The Foothill Gold Line light rail project from the Southern California cities of Pasadena to Azusa is only weeks away from welcoming passengers on March 5. And as crews conduct last minute tests to trains, tracks and control and communication systems, the Foothill Gold Line Construction Authority, the entity which oversaw construction of the nearly $1 billion project, can look back on a successful and challenging multi-faceted job.

One of the most fascinating challenges of the project was the construction of the 584‐ft-long Gold Line Bridge, which stretches diagonally across the five‐lane Eastbound I‐210 Freeway in the city of Arcadia, about 15 miles northeast of Downtown Los Angeles.

"Constructing this bridge was challenging because the bridge was built over a large active freeway and a seismic fault," says Chris Burner, chief project officer for The Authority. "Although conventional wisdom calls for avoiding any such surface fault rupture zones, this was not an option for the project alignment. A complex fault study was performed prior to contract award in lieu of the original plan of assigning that task to the design-build contractor. This proactive approach resulted in schedule savings of approximately six months."

Burner says building the bridge over a fault line created many design complexities which were successfully overcome with planning and an innovative use of “smart foundations” which integrate time-domain reflectometry (TDR) technology into the pile foundations.

"During a seismic event, the TDR technology will use fiber optic cables to predict the location of potential underground damage," he says. "This was the first use of this approach in California."

Construction of the 11.5-mi-long, six-station project was managed by The Foothill Gold Line Construction Authority. The project reached substantial completion last September and was turned over to Los Angeles Metro to manage.

Last month the Gold Line was awarded a Project Achievement Award for design-build projects worth more than $100 million by the Construction Management Association of America’s (CMAA) Southern California Chapter. The award follows the on-time, on-budget completion of the project and recognizes the success of the design-build procurement process.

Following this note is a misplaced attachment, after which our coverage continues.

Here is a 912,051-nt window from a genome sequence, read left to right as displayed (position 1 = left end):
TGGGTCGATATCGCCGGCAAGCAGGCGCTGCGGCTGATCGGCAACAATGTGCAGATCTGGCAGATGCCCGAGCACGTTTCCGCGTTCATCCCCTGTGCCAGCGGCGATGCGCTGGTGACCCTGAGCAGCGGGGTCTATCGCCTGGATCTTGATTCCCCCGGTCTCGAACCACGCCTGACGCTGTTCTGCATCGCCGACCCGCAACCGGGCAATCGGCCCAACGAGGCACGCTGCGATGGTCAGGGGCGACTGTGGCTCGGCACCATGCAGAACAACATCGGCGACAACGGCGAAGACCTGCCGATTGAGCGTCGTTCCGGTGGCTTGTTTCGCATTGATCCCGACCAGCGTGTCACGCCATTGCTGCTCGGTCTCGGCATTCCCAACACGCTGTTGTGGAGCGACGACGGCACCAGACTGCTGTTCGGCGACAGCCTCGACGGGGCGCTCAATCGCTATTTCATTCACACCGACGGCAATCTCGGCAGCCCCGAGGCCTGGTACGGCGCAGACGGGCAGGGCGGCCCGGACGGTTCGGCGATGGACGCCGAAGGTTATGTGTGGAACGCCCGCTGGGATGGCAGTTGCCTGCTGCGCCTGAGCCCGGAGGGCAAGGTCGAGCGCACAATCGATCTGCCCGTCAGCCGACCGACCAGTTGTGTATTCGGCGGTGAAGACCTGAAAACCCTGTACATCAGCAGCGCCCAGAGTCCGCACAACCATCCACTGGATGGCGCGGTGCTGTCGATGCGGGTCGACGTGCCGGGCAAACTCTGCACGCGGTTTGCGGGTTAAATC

Hill International, the agency’s program manager, submitted the project for award. The award will be presented to the Construction Authority in April at CMAA’s 24th annual awards gala in downtown Los Angeles.

The project, which broke ground June 26, 2010, has been led by three design-build teams. The first contract was awarded in June 2010 to Skanska USA to design and build the iconic, basket-shaped Gold Line Bridge in the city of Arcadia. Construction on the 584-linear-ft-long bridge began in July 2011 and was completed in December 2012.

In July 2011, the second contract was awarded to Foothill Transit Constructors - A Kiewit Parsons Joint Venture to design and build the Pasadena to Azusa "alignment," which included the stations, track, crossings, bridges, etc. This $515 million design-build reached substantial completion on September 23, 2015.

The last contract was awarded in February 2013 to Webcor Builders for the intermodal parking facilities and enhancements design-build project. All three design-build teams completed their work on time and on budget.

To construct the new light rail system, construction crews worked more than 2.4 million hours to build six new stations, a 24-acre Operations Campus, 24 bridge structures, and 14 at-grade crossings. They relocated four miles of freight track, welded 56 miles of steel rail, used 75,000 concrete ties and 300,000 e-clips, and erected 620 OCS (overhead catenary system) poles.

Currently , The Construction Authority is undergoing advanced conceptual engineering for the Foothill Gold Line's next segment from Glendora to Montclair. The agency is on schedule to break ground on the first design-build project in 2017; it will take five to six years to complete the 12.3-mile, six station light rail extension. This schedule is dependent on securing construction funding, which is anticipated to come from a tax measure being proposed for the November 2016 ballot.